Western North Carolina Dancers Keep the Tradition Alive

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line dancing

Cheryl Thomas had always been passionate about line dancing. So when she and her husband, Bob, who moved from Illinois to Bryson City a decade ago, were asked to fill in for a Swain County Cooperative Extension instructor who couldn’t teach anymore, they quickly agreed.

On Thursday nights, about 15 In Step Line Dancers – 25 in peak summer season – gather at the extension facility to do everything from the Macarena and the Chicken Dance to the Cupid Shuffle, the Wobble, and the ever-popular Electric Slide. Familiar tunes like “Funky Cold Medina” and lesser- known songs like “Daisy Duke and Her Cowboy Boots” ll the air as the mostly senior dancers kick up their heels.

“It’s fun. It’s good exercise. It is also exercise for the mind,” says Thomas, 69. “When you get older, they say you’re going to lose it, but you don’t if you keep going. That’s what I do it for.”

Her spouse now has Parkinson’s disease, which affects his memory.

“Every week that I teach, I have him learn a dance, and then he has to teach it himself,” Thomas says. “And that keeps him involved and getting a little exercise.”

Western North Carolina boasts a long love a air with “mountain dancing,” from synchronized clogging and line dancing to solo improvisational styles like flatfooting and the higher-stepping buck dancing. In some places, traditional dances have fallen by the wayside, but these centuries-old rhythms are still going strong here, at competitions, festivals and group classes.

Learn More

To learn more about the dance classes at Swain County Extension, visit swain.ces.ncsu.edu or call (828) 488-3848.

“In North Carolina, we are very lucky because we have our cultural history of the Appalachian Mountains that bring these dancers forward,” says Thomas DeFrantz, professor of African-American studies and dance at Duke University. “These are old-timey dances that were formed in the early years of the country. And then as people settled along these more remote areas, the dances and music traditions managed to retain their hold in these communities.” One reason the dances are so enjoyable, says DeFrantz, is that they allow people to “peacock,” or strut their stuff. “If we’re doing a buck dance or a line dance or clogging, we’re in a sense showing o . You get to do a turn that’s unexpected or do a step faster than anyone knew you could and kind of help everybody rethink what’s possible. So even in a line dance, where everyone works in unison or toward the same movement, everyone’s also allowed to do it their own way.”

line dancing

Despite the popularity of Thomas’ line-dancing class, clogging is still king in Swain County.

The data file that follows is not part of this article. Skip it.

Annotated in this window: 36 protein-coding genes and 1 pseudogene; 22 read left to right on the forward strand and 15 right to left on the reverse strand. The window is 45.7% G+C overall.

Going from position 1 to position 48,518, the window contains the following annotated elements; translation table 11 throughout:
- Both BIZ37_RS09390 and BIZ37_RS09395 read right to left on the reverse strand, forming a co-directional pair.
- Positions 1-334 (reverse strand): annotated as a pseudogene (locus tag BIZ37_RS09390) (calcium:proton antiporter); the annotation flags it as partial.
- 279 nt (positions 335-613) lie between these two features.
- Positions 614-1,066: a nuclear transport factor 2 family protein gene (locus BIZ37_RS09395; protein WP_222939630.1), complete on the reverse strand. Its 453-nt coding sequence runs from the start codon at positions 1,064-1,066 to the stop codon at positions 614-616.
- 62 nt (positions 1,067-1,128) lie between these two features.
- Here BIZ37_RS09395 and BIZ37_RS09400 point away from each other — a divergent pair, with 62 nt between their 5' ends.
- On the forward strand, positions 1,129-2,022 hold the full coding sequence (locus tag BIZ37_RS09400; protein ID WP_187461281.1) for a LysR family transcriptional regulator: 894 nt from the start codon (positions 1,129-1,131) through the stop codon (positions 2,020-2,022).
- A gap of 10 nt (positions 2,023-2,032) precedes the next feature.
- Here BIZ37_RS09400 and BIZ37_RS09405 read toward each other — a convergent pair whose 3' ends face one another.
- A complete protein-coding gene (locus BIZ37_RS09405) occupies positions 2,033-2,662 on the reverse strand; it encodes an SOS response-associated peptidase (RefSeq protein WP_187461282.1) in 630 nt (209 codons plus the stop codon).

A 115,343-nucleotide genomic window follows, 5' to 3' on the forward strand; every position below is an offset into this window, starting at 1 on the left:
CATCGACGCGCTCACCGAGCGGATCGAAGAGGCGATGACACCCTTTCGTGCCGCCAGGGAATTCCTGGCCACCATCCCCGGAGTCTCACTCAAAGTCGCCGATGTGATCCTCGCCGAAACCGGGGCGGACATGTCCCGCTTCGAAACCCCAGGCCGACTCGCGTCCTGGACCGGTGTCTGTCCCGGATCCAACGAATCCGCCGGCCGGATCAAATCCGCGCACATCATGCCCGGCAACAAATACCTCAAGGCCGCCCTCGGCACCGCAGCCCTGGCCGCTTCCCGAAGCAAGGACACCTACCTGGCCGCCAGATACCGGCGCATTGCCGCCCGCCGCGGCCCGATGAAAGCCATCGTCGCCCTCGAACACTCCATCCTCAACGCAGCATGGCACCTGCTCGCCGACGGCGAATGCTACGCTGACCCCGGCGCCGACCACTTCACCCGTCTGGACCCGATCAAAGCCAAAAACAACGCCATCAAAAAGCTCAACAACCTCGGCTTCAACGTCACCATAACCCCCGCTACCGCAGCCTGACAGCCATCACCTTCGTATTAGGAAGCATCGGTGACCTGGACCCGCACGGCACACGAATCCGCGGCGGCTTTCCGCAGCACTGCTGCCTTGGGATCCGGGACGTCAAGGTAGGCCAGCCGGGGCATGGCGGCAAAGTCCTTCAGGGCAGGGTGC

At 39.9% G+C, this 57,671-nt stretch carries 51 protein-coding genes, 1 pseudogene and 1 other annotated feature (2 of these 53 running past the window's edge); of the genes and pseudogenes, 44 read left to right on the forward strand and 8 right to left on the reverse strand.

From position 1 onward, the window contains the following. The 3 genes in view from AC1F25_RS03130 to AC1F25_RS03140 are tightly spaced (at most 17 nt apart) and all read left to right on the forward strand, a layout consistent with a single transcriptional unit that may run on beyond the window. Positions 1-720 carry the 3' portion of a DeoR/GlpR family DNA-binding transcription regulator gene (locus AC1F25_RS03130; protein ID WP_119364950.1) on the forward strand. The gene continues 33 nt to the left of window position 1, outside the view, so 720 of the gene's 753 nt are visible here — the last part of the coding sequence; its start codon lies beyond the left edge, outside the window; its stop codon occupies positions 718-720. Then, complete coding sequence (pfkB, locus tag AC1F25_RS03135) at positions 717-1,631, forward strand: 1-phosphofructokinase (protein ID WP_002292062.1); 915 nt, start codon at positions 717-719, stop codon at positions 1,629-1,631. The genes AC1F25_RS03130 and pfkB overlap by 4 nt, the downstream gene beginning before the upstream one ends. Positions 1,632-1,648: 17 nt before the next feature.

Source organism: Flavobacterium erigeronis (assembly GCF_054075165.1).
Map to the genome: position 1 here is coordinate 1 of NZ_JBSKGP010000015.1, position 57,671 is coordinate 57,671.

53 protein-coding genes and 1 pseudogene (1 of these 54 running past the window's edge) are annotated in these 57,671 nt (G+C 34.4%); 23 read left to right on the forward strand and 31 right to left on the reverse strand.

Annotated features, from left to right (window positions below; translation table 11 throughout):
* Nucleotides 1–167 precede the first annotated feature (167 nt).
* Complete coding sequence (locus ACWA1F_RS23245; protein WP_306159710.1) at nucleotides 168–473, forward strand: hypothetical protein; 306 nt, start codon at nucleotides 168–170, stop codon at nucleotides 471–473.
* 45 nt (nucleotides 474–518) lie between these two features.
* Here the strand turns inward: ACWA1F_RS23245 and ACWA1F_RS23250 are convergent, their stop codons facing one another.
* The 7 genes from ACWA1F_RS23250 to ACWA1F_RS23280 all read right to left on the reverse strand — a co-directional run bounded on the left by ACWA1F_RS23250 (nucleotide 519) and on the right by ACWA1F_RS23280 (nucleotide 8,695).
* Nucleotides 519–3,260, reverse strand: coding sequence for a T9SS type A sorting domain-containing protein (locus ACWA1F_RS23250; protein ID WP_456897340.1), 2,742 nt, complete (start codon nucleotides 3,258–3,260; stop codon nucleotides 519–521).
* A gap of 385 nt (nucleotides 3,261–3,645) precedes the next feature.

“When cloggers perform, you usually get a big turnout because people really enjoy watching it,” says Dee Decker, who oversees the clogging and line- dancing programs at the Swain County Cooperative Extension office. “It’s very energetic. The music’s always upbeat. It’s fun to dance and fun to watch.”

The Tangled Feet Stompers was established in 2009, when the clogging teacher at Southwestern Community College returned to Florida, but the students kept dancing together. The In Step Line Dancers group formed a bit later, in response to requests for an option that was not as tough on the knees. Lessons for both are free, with no auditions, sign-up fees or registration requirements, and both groups perform at area festivals. “It’s very fluid,” says Decker, one of the original Tangled Feet Stompers, which includes 15 youth dancers and 15 adults. “We just welcome people when they can come.”

The classes are a perfect t for the agency’s goal of promoting good health through physical activity, Decker notes. “It reduces stress. It increases energy. Dancing is a weight-bearing exercise, so it can help strengthen the legs and hips. And it improves your balance.”

She gives the example of a woman who took up line dancing and clogging and lost more than 70 pounds. Then there are the two sisters in the youth clogging class. “[The mother] said that of all the team sports that her daughters participate in, we provide one of the safest environments. We promote improvement in a healthy way and it’s non-competitive so they can have fun and be relaxed.”

For Thomas, the social aspect of dancing may just be the best part. “We meet a lot of people and it’s enabled us to find new friends,” she says. “We all get together and we get to laughing and cutting up. It’s really great.”

– Nancy Henderson

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